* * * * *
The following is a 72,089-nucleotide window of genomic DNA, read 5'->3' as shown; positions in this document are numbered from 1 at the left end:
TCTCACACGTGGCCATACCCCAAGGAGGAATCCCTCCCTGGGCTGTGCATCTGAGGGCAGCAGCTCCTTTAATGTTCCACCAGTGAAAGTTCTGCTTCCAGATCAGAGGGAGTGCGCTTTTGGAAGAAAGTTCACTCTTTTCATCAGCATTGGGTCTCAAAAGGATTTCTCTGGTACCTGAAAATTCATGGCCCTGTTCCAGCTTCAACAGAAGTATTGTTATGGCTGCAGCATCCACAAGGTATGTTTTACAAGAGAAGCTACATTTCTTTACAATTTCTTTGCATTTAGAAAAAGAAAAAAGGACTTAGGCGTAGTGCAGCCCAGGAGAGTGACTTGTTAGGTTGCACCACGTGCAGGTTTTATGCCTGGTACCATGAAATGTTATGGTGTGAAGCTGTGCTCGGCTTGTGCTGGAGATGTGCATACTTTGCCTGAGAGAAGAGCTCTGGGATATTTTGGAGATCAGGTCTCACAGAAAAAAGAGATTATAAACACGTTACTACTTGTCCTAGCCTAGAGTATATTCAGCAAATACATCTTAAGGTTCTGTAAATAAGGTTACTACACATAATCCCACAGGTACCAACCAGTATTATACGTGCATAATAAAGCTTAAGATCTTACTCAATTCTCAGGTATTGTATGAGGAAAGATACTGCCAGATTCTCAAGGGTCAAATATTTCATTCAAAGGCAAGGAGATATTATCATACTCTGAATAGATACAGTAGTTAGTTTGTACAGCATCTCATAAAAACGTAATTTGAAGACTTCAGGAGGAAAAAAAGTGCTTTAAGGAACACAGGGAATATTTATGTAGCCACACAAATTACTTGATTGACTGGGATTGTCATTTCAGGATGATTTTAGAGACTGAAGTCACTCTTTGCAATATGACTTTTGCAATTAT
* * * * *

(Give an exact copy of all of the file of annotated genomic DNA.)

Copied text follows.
The following is a 72,089-nucleotide window of genomic DNA, read 5'->3' as shown; positions in this document are numbered from 1 at the left end:
TCTCACACGTGGCCATACCCCAAGGAGGAATCCCTCCCTGGGCTGTGCATCTGAGGGCAGCAGCTCCTTTAATGTTCCACCAGTGAAAGTTCTGCTTCCAGATCAGAGGGAGTGCGCTTTTGGAAGAAAGTTCACTCTTTTCATCAGCATTGGGTCTCAAAAGGATTTCTCTGGTACCTGAAAATTCATGGCCCTGTTCCAGCTTCAACAGAAGTATTGTTATGGCTGCAGCATCCACAAGGTATGTTTTACAAGAGAAGCTACATTTCTTTACAATTTCTTTGCATTTAGAAAAAGAAAAAAGGACTTAGGCGTAGTGCAGCCCAGGAGAGTGACTTGTTAGGTTGCACCACGTGCAGGTTTTATGCCTGGTACCATGAAATGTTATGGTGTGAAGCTGTGCTCGGCTTGTGCTGGAGATGTGCATACTTTGCCTGAGAGAAGAGCTCTGGGATATTTTGGAGATCAGGTCTCACAGAAAAAAGAGATTATAAACACGTTACTACTTGTCCTAGCCTAGAGTATATTCAGCAAATACATCTTAAGGTTCTGTAAATAAGGTTACTACACATAATCCCACAGGTACCAACCAGTATTATACGTGCATAATAAAGCTTAAGATCTTACTCAATTCTCAGGTATTGTATGAGGAAAGATACTGCCAGATTCTCAAGGGTCAAATATTTCATTCAAAGGCAAGGAGATATTATCATACTCTGAATAGATACAGTAGTTAGTTTGTACAGCATCTCATAAAAACGTAATTTGAAGACTTCAGGAGGAAAAAAAGTGCTTTAAGGAACACAGGGAATATTTATGTAGCCACACAAATTACTTGATTGACTGGGATTGTCATTTCAGGATGATTTTAGAGACTGAAGTCACTCTTTGCAATATGACTTTTGCAATTAT